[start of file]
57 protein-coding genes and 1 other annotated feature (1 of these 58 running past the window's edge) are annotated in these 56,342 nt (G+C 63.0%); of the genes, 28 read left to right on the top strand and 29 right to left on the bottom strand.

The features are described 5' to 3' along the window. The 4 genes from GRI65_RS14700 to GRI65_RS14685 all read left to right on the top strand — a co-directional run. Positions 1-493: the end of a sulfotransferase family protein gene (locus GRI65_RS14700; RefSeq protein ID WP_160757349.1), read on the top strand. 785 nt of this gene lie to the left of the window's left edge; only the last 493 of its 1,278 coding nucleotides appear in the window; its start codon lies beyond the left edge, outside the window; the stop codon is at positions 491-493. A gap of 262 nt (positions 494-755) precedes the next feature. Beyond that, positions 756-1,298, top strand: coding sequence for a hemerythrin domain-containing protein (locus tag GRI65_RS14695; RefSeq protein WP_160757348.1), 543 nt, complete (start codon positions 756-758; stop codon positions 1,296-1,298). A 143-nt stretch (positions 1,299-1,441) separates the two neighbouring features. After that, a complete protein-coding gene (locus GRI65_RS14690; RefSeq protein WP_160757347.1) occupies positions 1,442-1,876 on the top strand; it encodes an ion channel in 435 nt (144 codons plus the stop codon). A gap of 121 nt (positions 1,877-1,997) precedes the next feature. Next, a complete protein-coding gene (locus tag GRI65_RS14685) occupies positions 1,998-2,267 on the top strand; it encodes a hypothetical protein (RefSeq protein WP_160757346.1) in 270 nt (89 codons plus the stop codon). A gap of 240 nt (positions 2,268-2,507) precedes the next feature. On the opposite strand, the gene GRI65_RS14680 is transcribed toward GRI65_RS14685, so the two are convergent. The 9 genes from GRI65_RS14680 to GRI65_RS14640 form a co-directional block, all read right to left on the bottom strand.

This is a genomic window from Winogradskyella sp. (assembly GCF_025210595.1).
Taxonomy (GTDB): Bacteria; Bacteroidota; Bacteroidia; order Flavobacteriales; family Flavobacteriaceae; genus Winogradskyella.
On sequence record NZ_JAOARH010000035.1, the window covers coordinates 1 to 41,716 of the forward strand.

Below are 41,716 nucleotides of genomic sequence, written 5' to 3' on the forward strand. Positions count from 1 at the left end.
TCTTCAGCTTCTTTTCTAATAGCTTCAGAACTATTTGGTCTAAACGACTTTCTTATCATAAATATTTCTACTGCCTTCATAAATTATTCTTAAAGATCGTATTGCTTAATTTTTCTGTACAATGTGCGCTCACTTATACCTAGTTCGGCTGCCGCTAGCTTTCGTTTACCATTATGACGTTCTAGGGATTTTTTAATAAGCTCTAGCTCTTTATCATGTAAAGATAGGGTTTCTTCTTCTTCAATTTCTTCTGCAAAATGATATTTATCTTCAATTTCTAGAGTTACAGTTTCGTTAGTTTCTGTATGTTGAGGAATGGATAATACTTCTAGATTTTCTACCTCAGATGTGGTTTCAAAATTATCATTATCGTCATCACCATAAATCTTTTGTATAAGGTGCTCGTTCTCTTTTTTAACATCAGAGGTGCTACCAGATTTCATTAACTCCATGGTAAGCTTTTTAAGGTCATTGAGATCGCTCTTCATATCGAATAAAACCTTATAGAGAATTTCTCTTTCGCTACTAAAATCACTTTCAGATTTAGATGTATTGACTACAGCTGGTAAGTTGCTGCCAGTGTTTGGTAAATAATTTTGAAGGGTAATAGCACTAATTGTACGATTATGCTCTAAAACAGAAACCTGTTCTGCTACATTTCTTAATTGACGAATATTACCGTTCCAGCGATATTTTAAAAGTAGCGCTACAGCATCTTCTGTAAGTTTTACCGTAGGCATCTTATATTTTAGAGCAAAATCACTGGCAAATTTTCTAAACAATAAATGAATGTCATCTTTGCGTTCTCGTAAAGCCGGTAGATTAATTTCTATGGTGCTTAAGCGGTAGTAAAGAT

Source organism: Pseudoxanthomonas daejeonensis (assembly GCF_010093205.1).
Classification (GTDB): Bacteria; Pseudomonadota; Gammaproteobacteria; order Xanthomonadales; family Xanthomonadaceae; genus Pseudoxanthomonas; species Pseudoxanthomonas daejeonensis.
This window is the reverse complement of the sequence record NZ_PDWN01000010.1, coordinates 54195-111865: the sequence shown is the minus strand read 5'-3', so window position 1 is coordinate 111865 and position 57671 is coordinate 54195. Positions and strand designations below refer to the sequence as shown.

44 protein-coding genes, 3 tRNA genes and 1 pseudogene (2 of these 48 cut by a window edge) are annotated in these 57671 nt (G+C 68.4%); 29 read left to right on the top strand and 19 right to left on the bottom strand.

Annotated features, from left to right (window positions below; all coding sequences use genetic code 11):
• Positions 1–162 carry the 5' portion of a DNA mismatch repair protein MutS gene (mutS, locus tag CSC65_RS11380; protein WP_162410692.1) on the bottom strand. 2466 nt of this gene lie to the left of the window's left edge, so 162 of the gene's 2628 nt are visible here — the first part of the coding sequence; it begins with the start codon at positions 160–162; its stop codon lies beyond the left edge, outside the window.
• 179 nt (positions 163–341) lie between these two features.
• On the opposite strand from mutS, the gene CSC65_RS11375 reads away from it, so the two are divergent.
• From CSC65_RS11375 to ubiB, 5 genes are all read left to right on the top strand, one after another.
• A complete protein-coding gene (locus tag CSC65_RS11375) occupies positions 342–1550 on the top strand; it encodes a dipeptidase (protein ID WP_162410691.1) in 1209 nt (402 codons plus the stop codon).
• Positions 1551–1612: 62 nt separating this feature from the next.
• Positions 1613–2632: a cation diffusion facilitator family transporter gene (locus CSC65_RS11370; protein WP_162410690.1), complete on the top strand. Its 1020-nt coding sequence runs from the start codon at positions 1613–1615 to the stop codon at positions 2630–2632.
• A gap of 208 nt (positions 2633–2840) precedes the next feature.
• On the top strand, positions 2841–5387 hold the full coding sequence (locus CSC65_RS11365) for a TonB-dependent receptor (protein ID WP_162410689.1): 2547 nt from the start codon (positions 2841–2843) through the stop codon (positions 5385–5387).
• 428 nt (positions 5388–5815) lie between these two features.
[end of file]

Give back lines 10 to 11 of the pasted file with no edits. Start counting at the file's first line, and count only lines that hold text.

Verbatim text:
This window is the reverse complement of the sequence record NZ_PDWN01000010.1, coordinates 54195-111865: the sequence shown is the minus strand read 5'-3', so window position 1 is coordinate 111865 and position 57671 is coordinate 54195. Positions and strand designations below refer to the sequence as shown.

44 protein-coding genes, 3 tRNA genes and 1 pseudogene (2 of these 48 cut by a window edge) are annotated in these 57671 nt (G+C 68.4%); 29 read left to right on the top strand and 19 right to left on the bottom strand.